UN to investigate mysterious emissions of banned ozone-damaging CFCs

Scientific advisors to the Montreal Protocol will examine evidence of new sources of CFCs in East Asia and report by the end of the year

Abandoned refrigerators (Pic: Flickr/Moonez)

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The UN will assess evidence of mysterious emissions of prohibited ozone-damaging chemicals, officials have said.

A study published in scientific journal Nature on Wednesday found higher than expected levels of CFC-11 in the air, a human-made chemical known to deplete the ozone layer. It pointed to new sources coming from East Asia.

CFCs, which were once found in aerosols, refrigerants, solvents and other products, were banned in 1996 under the Montreal Protocol. Aside from their ozone impact, they are potent global warming agents.

The scientific assessment panel of the Montreal Protocol (SAP), which monitors the state of the ozone layer, is set to examine the findings and report to national representatives by the end of the year.

“We know it is coming from East Asia,” said Paul Newman of Nasa and co-chair of the SAP. But Newman warned against leaping to the conclusion there had been illegal production. The emissions could be a byproduct of an industrial process or leaked from transit or waste sites.

Li Shuo, a campaigner with Greenpeace China, told Climate Home News it would be hard to produce CFC-11 illegally. “You do need a proper factory with sizable upfront investment for its production. It is not a business you can shut down overnight, hide, and pop up tomorrow.”

He added: “There were only a handful of installations in China, concentrated in the wealthier eastern side of the country which tends to have a better compliance record. These installations were regularly inspected.”

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Researchers are expected to narrow down the rogue sources within the next year.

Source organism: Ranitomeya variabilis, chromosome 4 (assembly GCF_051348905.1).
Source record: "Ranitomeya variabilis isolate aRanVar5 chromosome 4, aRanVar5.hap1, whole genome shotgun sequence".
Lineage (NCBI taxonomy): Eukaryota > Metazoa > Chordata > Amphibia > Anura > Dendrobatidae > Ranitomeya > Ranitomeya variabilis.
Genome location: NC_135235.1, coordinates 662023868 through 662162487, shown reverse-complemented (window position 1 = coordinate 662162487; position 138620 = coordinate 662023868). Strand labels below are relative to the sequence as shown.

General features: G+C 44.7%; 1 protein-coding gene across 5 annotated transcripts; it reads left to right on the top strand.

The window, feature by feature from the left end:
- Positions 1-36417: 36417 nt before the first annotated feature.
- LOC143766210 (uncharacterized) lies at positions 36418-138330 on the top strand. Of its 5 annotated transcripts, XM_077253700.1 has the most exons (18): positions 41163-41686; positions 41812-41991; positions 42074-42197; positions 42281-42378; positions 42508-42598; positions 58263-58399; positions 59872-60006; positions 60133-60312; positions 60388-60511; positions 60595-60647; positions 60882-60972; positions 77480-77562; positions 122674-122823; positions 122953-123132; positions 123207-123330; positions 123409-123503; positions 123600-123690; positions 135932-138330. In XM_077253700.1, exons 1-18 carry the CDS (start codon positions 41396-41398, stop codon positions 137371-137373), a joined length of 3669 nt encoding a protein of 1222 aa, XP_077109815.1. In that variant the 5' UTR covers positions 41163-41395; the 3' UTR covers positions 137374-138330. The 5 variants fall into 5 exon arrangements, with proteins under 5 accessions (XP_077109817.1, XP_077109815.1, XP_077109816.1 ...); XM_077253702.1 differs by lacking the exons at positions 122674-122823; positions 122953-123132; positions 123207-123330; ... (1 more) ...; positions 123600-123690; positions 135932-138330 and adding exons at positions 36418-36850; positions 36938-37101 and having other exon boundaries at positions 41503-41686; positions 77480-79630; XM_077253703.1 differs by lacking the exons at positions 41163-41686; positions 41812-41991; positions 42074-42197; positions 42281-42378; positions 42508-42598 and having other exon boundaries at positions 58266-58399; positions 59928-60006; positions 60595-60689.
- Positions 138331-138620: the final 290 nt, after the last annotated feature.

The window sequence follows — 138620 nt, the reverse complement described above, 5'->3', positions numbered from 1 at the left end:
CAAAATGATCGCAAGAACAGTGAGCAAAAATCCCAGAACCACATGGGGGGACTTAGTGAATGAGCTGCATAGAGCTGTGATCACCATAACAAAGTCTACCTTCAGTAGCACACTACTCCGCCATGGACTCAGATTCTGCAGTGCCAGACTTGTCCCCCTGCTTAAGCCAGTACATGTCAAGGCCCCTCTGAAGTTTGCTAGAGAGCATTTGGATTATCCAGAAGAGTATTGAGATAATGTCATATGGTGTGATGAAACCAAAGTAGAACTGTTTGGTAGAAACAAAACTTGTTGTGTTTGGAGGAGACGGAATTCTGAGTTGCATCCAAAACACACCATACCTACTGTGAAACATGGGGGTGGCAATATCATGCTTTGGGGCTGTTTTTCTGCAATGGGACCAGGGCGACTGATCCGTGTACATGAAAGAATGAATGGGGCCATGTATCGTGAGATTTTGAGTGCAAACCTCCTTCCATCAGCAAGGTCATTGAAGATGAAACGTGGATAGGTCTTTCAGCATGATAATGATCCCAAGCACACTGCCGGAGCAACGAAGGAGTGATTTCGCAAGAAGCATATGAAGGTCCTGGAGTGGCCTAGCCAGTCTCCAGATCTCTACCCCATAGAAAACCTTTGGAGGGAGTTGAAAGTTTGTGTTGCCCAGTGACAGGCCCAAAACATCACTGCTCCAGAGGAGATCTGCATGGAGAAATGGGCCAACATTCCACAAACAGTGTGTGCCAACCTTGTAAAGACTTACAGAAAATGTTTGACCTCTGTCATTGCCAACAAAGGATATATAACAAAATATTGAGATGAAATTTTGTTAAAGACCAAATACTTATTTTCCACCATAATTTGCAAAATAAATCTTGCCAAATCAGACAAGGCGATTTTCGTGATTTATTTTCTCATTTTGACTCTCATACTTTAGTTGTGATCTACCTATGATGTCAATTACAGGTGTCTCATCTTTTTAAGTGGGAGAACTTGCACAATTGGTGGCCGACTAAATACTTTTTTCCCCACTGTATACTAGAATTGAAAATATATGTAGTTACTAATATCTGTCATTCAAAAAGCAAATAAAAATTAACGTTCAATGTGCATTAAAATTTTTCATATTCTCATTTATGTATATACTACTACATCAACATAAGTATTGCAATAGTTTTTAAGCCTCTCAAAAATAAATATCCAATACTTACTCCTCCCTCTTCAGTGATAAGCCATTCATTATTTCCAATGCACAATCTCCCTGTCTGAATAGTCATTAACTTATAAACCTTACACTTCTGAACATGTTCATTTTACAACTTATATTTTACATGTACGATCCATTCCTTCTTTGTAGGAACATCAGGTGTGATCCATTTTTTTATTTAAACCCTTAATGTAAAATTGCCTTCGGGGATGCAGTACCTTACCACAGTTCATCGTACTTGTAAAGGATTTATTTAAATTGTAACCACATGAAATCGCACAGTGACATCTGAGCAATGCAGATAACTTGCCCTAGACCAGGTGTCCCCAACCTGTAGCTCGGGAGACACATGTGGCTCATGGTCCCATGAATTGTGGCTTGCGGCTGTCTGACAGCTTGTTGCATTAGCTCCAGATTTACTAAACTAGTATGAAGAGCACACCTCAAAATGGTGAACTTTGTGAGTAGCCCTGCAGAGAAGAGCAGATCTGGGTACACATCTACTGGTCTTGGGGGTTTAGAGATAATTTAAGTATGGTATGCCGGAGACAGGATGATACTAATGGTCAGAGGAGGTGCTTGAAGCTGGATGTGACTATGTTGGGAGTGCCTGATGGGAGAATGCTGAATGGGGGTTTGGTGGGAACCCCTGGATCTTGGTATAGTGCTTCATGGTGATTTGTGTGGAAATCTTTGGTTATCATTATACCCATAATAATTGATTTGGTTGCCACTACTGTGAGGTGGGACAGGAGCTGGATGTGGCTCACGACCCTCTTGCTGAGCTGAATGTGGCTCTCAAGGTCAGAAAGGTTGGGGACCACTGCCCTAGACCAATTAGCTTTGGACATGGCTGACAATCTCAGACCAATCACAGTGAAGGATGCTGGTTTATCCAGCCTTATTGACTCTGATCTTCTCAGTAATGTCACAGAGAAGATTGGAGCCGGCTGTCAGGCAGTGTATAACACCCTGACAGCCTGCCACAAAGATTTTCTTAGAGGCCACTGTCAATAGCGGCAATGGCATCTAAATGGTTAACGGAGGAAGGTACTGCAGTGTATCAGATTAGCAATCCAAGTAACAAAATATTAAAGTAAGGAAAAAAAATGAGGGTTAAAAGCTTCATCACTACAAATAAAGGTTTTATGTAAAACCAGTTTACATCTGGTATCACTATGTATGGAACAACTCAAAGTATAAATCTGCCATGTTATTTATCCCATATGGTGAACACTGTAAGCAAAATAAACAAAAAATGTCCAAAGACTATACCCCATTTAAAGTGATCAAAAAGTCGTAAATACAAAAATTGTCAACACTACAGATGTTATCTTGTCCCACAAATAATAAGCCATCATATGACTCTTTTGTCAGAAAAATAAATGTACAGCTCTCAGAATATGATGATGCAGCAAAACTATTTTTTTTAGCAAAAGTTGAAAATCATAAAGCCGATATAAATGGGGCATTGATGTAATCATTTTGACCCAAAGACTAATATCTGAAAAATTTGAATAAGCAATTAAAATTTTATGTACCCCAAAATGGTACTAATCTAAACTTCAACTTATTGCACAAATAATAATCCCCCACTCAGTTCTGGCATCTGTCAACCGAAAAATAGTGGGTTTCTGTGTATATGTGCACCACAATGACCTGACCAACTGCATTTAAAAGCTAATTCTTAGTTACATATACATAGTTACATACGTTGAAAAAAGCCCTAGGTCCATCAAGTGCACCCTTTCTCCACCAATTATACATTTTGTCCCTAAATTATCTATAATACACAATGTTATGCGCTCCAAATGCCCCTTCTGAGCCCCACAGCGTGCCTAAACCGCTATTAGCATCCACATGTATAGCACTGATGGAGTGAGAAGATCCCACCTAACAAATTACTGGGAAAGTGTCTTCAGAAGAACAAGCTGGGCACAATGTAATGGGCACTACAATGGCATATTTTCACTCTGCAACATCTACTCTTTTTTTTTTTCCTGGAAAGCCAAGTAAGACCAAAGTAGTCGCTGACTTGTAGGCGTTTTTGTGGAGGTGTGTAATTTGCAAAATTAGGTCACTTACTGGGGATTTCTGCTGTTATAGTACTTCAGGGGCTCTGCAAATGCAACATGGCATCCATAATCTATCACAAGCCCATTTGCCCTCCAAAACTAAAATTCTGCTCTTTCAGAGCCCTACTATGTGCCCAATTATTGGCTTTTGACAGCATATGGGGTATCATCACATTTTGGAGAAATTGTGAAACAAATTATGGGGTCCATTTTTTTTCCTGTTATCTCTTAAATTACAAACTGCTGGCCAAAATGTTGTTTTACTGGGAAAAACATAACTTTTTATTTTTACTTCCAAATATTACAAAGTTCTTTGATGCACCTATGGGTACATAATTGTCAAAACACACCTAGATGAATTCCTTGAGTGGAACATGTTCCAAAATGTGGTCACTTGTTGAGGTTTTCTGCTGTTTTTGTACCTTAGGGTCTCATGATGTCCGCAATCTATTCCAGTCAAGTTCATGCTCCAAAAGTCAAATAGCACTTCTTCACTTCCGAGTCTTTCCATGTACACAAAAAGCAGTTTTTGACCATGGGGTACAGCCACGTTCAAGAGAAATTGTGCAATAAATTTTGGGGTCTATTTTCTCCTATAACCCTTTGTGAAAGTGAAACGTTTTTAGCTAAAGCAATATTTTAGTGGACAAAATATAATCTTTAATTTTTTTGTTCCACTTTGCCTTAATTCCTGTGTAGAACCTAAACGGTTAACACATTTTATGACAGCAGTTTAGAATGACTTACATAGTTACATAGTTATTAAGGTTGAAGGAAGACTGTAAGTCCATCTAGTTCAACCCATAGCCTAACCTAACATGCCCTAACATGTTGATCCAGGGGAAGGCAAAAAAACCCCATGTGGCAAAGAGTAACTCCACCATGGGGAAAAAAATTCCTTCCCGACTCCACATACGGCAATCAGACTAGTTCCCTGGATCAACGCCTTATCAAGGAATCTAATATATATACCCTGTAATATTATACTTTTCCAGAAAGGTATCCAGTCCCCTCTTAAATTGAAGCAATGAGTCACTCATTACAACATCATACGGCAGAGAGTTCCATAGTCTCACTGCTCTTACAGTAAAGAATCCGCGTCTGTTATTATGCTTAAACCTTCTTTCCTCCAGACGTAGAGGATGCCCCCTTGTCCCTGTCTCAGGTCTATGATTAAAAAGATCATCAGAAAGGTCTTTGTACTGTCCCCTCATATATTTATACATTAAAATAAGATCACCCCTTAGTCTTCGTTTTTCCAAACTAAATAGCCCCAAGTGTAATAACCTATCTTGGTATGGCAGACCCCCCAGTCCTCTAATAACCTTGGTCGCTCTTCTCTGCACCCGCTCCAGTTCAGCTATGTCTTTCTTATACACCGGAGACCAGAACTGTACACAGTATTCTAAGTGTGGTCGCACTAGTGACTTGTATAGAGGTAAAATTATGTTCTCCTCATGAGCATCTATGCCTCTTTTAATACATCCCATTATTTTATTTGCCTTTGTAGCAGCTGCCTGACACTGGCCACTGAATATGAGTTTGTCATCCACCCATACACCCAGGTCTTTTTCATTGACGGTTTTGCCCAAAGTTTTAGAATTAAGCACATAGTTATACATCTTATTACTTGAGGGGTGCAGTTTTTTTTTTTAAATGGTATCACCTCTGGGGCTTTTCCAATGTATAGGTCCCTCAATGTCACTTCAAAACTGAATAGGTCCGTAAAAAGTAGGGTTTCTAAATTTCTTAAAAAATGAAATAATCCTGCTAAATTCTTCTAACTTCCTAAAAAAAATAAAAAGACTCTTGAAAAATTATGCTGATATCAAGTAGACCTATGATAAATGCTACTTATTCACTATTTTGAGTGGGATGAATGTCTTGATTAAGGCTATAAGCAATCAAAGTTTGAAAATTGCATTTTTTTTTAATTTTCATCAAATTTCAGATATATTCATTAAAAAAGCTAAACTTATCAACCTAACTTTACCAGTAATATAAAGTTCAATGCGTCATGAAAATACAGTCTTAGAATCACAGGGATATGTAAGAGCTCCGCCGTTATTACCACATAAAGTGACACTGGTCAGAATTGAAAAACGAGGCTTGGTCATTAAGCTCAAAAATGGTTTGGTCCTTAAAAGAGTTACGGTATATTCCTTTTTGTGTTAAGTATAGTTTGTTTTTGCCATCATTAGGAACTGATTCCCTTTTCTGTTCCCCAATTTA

“What needs to happen is that countries in the region (and the most obvious being China as a major producer) need to do some studies to pinpoint the source of the emissions,” said Clare Perry, climate campaigner at the Environmental Investigation Agency.

After the SAP has reviewed the evidence, it will be for countries signed up to the Montreal Protocol to negotiate what to do about it.

Durwood Zaelke, president of the Institute for Governance and Sustainable Development, said the country responsible for the emissions needed to find the source and shut it down.

If that did not happen, other countries could impose trade sanctions, starting by cutting support available through the Montreal Protocol, he added.

“The [Montreal Protocol] regime is our hero. It has solved the first great threat to the global atmosphere, and put the stratospheric ozone layer on the path to recovery by 2065.  It also has done more to protect the climate than any other agreement,” said Zaelke. “The world cannot afford to have the MP fail.”

The ozone layer blocks ultraviolet radiation from the sun, which can cause a variety of health problems ranging from cataracts to potentially fatal skin cancers.

CFC levels in the air have been declining by about 1% a year since they were banned, but that “is not as fast as it should be,” said Geir Braathen, senior scientific officer at the World Meteorological Organisation (WMO). “If these emissions continue, this might delay the healing of the ozone layer by many years.”

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